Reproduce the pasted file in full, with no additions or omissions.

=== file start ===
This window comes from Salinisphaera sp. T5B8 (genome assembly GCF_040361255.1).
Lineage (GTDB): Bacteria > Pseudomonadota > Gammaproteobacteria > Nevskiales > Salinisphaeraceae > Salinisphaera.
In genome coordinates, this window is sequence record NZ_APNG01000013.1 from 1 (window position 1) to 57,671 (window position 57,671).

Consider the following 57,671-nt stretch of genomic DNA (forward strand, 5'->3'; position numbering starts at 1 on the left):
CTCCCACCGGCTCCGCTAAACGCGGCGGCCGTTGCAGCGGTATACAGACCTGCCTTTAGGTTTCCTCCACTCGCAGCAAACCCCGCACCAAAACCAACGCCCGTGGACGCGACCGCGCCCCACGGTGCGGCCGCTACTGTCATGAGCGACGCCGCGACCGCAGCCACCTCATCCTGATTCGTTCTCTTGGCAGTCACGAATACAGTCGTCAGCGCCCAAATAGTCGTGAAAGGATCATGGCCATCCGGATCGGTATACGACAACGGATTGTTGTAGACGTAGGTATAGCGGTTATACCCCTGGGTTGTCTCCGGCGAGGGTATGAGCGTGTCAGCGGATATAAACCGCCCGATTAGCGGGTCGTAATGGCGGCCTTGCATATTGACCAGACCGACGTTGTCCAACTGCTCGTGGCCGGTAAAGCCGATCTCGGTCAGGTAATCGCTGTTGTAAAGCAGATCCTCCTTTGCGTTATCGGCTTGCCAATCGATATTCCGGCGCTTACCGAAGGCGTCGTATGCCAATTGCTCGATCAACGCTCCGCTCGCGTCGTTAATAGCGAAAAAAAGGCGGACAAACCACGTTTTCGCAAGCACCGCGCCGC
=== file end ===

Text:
This window comes from Salinisphaera sp. T5B8 (genome assembly GCF_040361255.1).
Lineage (GTDB): Bacteria > Pseudomonadota > Gammaproteobacteria > Nevskiales > Salinisphaeraceae > Salinisphaera.
In genome coordinates, this window is sequence record NZ_APNG01000013.1 from 1 (window position 1) to 57,671 (window position 57,671).

Consider the following 57,671-nt stretch of genomic DNA (forward strand, 5'->3'; position numbering starts at 1 on the left):
CTCCCACCGGCTCCGCTAAACGCGGCGGCCGTTGCAGCGGTATACAGACCTGCCTTTAGGTTTCCTCCACTCGCAGCAAACCCCGCACCAAAACCAACGCCCGTGGACGCGACCGCGCCCCACGGTGCGGCCGCTACTGTCATGAGCGACGCCGCGACCGCAGCCACCTCATCCTGATTCGTTCTCTTGGCAGTCACGAATACAGTCGTCAGCGCCCAAATAGTCGTGAAAGGATCATGGCCATCCGGATCGGTATACGACAACGGATTGTTGTAGACGTAGGTATAGCGGTTATACCCCTGGGTTGTCTCCGGCGAGGGTATGAGCGTGTCAGCGGATATAAACCGCCCGATTAGCGGGTCGTAATGGCGGCCTTGCATATTGACCAGACCGACGTTGTCCAACTGCTCGTGGCCGGTAAAGCCGATCTCGGTCAGGTAATCGCTGTTGTAAAGCAGATCCTCCTTTGCGTTATCGGCTTGCCAATCGATATTCCGGCGCTTACCGAAGGCGTCGTATGCCAATTGCTCGATCAACGCTCCGCTCGCGTCGTTAATAGCGAAAAAAAGGCGGACAAACCACGTTTTCGCAAGCACCGCGCCGC